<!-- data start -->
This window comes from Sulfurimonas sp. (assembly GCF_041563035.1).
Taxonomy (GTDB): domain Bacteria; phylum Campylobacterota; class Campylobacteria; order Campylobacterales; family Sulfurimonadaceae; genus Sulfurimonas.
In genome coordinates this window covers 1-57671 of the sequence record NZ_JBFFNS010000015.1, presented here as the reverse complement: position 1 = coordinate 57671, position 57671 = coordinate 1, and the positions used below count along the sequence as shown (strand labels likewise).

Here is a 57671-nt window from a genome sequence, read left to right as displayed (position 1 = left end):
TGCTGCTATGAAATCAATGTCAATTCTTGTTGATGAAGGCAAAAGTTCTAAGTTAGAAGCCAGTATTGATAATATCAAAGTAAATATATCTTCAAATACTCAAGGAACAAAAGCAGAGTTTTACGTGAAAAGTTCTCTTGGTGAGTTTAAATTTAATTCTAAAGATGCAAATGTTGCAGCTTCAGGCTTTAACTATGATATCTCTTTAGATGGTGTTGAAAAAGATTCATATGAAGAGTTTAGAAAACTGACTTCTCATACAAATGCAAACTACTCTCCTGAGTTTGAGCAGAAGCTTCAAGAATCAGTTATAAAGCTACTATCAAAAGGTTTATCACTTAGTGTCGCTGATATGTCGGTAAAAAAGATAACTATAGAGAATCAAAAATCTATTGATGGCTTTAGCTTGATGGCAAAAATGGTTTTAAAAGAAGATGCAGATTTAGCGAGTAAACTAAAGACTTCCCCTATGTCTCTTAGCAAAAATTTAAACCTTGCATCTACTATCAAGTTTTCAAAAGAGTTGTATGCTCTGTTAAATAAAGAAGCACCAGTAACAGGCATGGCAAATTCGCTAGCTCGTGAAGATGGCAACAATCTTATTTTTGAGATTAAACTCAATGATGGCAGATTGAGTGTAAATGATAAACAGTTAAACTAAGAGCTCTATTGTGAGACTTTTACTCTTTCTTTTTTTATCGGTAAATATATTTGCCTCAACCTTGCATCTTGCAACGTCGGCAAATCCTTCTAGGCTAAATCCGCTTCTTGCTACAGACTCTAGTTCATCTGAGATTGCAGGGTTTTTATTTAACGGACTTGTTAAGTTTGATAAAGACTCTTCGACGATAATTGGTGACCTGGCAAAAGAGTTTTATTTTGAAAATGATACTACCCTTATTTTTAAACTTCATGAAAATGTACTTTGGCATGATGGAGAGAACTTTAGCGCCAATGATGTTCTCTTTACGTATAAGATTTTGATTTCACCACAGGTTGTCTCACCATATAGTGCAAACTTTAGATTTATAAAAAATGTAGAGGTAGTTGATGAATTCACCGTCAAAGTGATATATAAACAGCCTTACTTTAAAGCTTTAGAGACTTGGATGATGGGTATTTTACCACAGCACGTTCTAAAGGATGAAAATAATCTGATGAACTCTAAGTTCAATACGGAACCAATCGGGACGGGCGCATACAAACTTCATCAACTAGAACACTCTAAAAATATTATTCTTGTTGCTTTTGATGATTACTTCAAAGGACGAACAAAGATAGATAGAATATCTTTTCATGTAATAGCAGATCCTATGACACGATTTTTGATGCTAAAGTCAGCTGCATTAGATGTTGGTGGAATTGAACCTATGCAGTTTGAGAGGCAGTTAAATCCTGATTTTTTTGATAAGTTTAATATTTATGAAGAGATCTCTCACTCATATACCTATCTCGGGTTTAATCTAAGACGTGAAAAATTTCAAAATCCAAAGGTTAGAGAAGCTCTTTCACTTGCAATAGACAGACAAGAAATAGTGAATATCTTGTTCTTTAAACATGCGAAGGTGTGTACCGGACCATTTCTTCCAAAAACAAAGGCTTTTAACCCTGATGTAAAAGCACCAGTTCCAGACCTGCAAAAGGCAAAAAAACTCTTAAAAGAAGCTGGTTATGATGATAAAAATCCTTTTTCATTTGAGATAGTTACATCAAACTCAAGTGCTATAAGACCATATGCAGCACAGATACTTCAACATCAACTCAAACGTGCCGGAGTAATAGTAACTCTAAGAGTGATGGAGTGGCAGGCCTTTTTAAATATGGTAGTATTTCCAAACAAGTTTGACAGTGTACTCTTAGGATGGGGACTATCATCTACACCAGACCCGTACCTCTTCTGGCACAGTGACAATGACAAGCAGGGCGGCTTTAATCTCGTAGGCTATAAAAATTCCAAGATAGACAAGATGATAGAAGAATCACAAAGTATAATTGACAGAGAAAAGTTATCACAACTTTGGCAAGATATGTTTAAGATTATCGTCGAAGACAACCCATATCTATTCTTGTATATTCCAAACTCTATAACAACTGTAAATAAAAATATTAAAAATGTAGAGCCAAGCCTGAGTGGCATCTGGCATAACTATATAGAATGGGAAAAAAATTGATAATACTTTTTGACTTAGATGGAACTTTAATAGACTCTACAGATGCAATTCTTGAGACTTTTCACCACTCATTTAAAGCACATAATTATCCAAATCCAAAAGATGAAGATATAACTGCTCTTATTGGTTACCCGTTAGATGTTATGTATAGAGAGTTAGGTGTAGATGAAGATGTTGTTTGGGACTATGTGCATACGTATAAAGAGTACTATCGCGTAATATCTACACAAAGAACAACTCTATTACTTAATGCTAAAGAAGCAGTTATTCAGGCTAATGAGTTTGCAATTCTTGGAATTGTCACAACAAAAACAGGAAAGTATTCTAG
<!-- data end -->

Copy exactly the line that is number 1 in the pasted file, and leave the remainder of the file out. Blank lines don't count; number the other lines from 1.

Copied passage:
This window comes from Sulfurimonas sp. (assembly GCF_041563035.1).